Law Society passes fee reduction, COVID-19 relief, some Benchers say measures fall short

COVID-19 response fund is “only the first step,” says one Bencher

Law Society passes fee reduction, COVID-19 relief, some Benchers say measures fall short

The Law Society of Ontario passed its 2021 budget, which included an annual fee reduction, as well as a COVID-19 relief measure for licensees who have seen a significant decline in revenue thanks to the pandemic.

Lawyers will pay $193 less, with their 2021 fee reduced to $1,873. Paralegals will get a $42 discount and pay an annual fee of $964.

In response to COVID-19, lawyers and paralegals will be able to apply to defer their 2021 fees to 2022. Eligible for the deferral are those with sole practices or firms with two to five licensees, who have seen a gross revenue drop of more than 50 per cent in 2020 compared to 2019, bringing their total gross revenue – per licensee – to under $50,000. Those sole practices or firms must have been licensed in 2018 or earlier. Also eligible are licensees first licensed sometime from 2019 to 2021, whose gross income from all sources is less than $50,000.

The Law Society budget passed with 46 in favour and six opposed. The COVID-19 Response Fund passed unanimously with 50 votes.

“This is a modest budget with much to be modest about,” Bencher Geoff Pollock told Law Times.

“We are in a crisis. And we had the opportunity to respond to this crisis by helping our members and we failed. We abdicated that and we gave them a few crumbs. We did a little bit of trimming along the edges. But we failed. And I was profoundly disappointed.”

Pollock and fellow Bencher Marian Lippa brought a motion in September to reduce annual fees by 25 per cent for 2021, to alleviate the pandemic’s impact on private practice. The motion was tabled Sept. 24.

“The Law Society’s 2021 budget ensures the organization is well-positioned to fulfill its mandate to regulate the legal professions in Ontario in the public interest, while also supporting our members and taking into consideration the challenges that many lawyers and paralegals are facing as a result of COVID-19,” said Treasurer Teresa Donnelly.

It is the second consecutive year the LSO has lowered annual fees. The savings are partly due to the elimination of the additional levy to replenish the Compensation Fund, says Jennifer Wing, LSO spokesperson. For three years, an additional $5 million was required to replenish the fund balance after “significant claims experience” in 2014 to 2016, says Wing.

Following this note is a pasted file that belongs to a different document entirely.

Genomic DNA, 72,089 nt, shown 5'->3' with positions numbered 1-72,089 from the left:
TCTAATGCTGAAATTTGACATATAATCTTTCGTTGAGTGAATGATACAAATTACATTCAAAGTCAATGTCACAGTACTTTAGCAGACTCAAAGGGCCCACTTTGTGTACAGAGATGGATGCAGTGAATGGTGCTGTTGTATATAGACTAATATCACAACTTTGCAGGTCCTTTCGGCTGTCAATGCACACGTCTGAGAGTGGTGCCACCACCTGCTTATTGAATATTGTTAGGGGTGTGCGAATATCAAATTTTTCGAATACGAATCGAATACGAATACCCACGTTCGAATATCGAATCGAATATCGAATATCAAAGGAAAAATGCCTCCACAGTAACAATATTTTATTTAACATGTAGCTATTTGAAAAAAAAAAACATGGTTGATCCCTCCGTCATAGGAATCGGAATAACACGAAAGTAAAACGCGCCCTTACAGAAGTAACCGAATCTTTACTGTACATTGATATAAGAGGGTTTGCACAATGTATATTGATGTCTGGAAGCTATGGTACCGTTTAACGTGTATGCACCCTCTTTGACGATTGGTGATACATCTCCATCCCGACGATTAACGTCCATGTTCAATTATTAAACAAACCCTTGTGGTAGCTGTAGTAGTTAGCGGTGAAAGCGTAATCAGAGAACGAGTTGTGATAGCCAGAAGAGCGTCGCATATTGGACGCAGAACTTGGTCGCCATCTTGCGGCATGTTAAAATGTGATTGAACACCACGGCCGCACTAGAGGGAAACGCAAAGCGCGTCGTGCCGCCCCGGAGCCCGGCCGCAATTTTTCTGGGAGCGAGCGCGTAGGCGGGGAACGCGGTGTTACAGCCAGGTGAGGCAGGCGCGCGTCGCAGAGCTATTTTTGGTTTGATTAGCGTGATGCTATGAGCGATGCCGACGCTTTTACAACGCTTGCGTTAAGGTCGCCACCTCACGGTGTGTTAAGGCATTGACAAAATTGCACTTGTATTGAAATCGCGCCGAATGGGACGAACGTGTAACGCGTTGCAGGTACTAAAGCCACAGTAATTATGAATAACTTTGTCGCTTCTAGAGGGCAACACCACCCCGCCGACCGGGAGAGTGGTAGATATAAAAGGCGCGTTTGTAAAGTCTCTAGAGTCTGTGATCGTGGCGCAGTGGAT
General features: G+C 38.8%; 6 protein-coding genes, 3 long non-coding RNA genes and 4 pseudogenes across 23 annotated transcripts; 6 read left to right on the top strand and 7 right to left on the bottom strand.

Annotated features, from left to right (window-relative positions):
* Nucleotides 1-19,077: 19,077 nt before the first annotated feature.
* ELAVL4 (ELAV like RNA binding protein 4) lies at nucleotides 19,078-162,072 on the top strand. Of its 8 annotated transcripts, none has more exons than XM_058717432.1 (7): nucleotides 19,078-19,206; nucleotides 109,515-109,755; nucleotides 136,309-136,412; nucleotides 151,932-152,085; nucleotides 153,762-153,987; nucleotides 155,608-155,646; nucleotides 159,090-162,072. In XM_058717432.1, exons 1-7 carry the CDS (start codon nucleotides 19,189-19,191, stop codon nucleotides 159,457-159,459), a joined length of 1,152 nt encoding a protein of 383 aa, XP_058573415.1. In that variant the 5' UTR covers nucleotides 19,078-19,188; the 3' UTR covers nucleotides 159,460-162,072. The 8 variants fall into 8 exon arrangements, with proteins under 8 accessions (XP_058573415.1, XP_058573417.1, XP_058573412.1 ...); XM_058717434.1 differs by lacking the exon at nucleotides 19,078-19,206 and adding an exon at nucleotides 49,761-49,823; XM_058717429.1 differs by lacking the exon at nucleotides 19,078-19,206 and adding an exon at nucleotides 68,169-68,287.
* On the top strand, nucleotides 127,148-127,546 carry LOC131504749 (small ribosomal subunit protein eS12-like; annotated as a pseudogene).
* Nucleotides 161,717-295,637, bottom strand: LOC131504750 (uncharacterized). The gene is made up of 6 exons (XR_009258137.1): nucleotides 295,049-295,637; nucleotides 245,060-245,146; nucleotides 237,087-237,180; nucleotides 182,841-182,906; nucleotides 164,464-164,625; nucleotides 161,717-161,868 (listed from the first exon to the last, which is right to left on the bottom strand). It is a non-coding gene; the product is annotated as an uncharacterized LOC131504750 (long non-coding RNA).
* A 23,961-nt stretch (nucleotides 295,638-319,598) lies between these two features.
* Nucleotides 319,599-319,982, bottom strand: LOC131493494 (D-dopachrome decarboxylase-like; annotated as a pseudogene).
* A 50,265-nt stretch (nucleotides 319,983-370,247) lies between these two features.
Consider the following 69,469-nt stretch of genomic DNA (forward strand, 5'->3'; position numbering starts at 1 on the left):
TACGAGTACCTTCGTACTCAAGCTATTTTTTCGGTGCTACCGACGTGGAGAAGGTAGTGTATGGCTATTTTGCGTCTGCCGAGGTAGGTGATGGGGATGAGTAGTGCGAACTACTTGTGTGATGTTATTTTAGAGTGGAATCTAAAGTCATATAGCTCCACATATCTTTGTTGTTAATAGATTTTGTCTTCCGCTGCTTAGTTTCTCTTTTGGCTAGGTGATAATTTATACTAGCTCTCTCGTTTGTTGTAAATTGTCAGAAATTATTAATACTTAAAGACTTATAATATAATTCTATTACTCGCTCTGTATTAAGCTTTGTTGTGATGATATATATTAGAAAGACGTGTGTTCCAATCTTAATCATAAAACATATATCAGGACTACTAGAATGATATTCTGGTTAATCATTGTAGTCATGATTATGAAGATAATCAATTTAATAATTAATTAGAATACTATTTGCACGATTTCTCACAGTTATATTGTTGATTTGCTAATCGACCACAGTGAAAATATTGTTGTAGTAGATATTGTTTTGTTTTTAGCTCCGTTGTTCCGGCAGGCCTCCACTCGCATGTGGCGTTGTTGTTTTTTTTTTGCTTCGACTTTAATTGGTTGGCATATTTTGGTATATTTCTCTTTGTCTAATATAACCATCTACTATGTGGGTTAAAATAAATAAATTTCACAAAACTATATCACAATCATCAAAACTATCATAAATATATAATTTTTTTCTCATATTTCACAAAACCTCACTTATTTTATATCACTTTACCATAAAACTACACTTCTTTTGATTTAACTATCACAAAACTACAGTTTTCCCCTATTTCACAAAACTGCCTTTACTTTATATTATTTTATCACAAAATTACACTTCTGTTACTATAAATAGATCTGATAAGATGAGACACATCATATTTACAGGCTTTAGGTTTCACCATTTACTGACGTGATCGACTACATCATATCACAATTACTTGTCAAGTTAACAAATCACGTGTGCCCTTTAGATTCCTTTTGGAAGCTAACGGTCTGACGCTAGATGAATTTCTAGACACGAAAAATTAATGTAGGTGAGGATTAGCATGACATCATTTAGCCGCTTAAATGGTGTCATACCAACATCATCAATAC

For the COVID-19 response fund, the LSO aimed to assist sole-practitioner, small-firm lawyers and any licensee experiencing a significant drop in revenue, as well as help fresh calls to move into private practice, while imposing a minimal burden on licensees to apply, says Wing. Because COVID-19’s financial impact on the LSO’s 2021 operations is currently unknown, the LSO also aimed for a response that would be financially viable, she says.

“The program was not seen as one of general relief to all licensees,” says Wing.

“I find that this budget seems to leaves a lot of money in the Law Society's pocket,” Bencher Chi-Kun Shi said during Convocation. “But in terms of leaving money in the pockets of the members, I do not believe that we have done enough.”

Shi said she had supported Pollock’s and Lippa’s motion and said that the COVID-19 response fund should not be a deferral, but a cancelling of the 2021 fees for those who qualify.

“I am very concerned for those paralegals and lawyers whose practices have been excoriated by the pandemic,” Bencher Jonathan Rosenthal told Law Times. “I am thrilled that convocation unanimously recognized the importance of a measured response to help those who truly need it. I personally would have liked to see a waiver of fees as opposed to a deferral. But the deferral is only the first step.”

“Though I do not speak for convocation I want to assure all paralegals and lawyers, especialy those concerned about financial surviving the pandemic, that this bencher has their back.”

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